Back in the heyday of the muscle car culture, those NASCAR superspeedways were the main battling grounds for the Detroit car manufacturers. Since the mid-50s with the Chrysler 300 C and early ’60s Galaxies and Impalas, Ford, Dodge, and Chevrolet were fighting each other for supremacy and bragging rights. In those days, NASCAR allowed only 100-percent stock cars, unlike today. But soon, most car manufacturers realized those boxy designs weren’t aerodynamic at high speeds.
Modifying car bodies for racing purposes was out of the question so Detroit started introducing sleeker, fastback coupes that were somewhat better than regular those two-door sedans of the day. But, by the end of the ‘60s, Dodge and Plymouth were so desperate to win, they decided to produce limited run, homologation specials they designed and produced solely for NASCAR racing.
This was the first time that an American company produced road-going vehicles just for homologation purposes. And that marked the start of the legendary “Aero Wars” of the late ’60s and early ’70s. Also, it paved the way for those Aero Specials of the mid-80s, as well. So here are a handful of those fantastic and often misunderstood machines that present a unique part of the muscle car culture.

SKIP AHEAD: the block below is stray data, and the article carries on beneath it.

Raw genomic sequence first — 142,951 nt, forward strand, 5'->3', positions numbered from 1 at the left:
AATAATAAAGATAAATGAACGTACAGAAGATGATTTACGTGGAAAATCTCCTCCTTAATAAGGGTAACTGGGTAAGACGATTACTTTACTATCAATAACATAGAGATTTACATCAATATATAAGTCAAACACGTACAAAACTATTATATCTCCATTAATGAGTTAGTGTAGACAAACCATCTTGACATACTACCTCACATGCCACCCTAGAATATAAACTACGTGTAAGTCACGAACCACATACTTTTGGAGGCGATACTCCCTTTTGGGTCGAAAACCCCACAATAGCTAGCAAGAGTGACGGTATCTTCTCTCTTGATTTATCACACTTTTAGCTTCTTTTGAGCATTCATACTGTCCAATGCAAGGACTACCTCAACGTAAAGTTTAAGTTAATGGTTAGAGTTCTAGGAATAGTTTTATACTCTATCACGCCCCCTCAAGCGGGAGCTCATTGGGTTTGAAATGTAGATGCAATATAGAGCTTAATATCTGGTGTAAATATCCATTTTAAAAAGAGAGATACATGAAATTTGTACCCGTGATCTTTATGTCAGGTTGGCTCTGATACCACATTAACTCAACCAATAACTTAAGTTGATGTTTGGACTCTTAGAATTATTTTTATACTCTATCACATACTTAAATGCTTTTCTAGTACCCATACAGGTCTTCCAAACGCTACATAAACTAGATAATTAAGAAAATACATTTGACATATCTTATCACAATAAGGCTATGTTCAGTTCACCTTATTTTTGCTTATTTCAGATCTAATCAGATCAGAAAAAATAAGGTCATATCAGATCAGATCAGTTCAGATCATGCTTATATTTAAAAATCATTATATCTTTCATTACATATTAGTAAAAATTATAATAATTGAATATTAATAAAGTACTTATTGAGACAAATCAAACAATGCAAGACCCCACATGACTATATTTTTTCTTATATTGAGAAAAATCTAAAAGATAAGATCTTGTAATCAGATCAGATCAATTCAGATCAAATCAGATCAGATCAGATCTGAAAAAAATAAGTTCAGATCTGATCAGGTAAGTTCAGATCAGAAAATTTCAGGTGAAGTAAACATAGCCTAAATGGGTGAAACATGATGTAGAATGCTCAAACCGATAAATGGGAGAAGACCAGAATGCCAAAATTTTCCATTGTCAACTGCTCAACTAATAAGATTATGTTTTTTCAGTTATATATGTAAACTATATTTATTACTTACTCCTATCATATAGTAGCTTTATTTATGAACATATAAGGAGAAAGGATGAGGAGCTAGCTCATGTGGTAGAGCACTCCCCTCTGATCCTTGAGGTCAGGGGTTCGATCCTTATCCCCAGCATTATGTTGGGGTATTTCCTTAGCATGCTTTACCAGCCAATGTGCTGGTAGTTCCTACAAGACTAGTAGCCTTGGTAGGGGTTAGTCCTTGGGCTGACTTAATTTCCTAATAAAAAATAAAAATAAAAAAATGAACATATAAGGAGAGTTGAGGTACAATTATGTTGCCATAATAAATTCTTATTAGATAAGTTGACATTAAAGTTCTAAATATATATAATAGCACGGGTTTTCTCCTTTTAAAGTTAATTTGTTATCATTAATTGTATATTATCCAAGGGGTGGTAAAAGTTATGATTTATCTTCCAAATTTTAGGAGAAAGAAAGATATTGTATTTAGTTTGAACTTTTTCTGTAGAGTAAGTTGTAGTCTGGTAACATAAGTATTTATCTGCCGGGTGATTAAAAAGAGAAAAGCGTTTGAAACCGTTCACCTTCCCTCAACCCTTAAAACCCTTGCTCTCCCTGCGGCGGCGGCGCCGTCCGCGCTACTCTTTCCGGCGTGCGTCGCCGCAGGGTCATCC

1969 Dodge Charger 500
Most muscle cars fans know the Charger lineup well, including the wild Charger Daytona from 1969. But, the Daytona’s predecessor they named the Charger 500 was far less known and not so successful. However, in the late ‘60s, Dodge was desperate to go racing in NASCAR and the Charger was the perfect candidate. But, since NASCAR cars already approached high speeds of almost 200 mph on those newly constructed superspeedway tracks, aerodynamics played a key role in a car’s performance and results.
With a deep grille and concave rear glass, the standard Charger wasn’t that aerodynamic. Also, despite its powerful engines and talented drivers, it couldn’t achieve the high speeds required for winning. So Dodge decided to introduce a limited edition they named the Charger 500 because they produced it in that many examples.
It came with flushed a grille, fixed headlights and regular rear glass to enhance the aerodynamics of the car. The 500 was somewhat better, but not quite as good. So Dodge decided to go even further and present the Daytona. They offered the Charger 500 with two engines, the standard 440 and an optional 426 Hemi.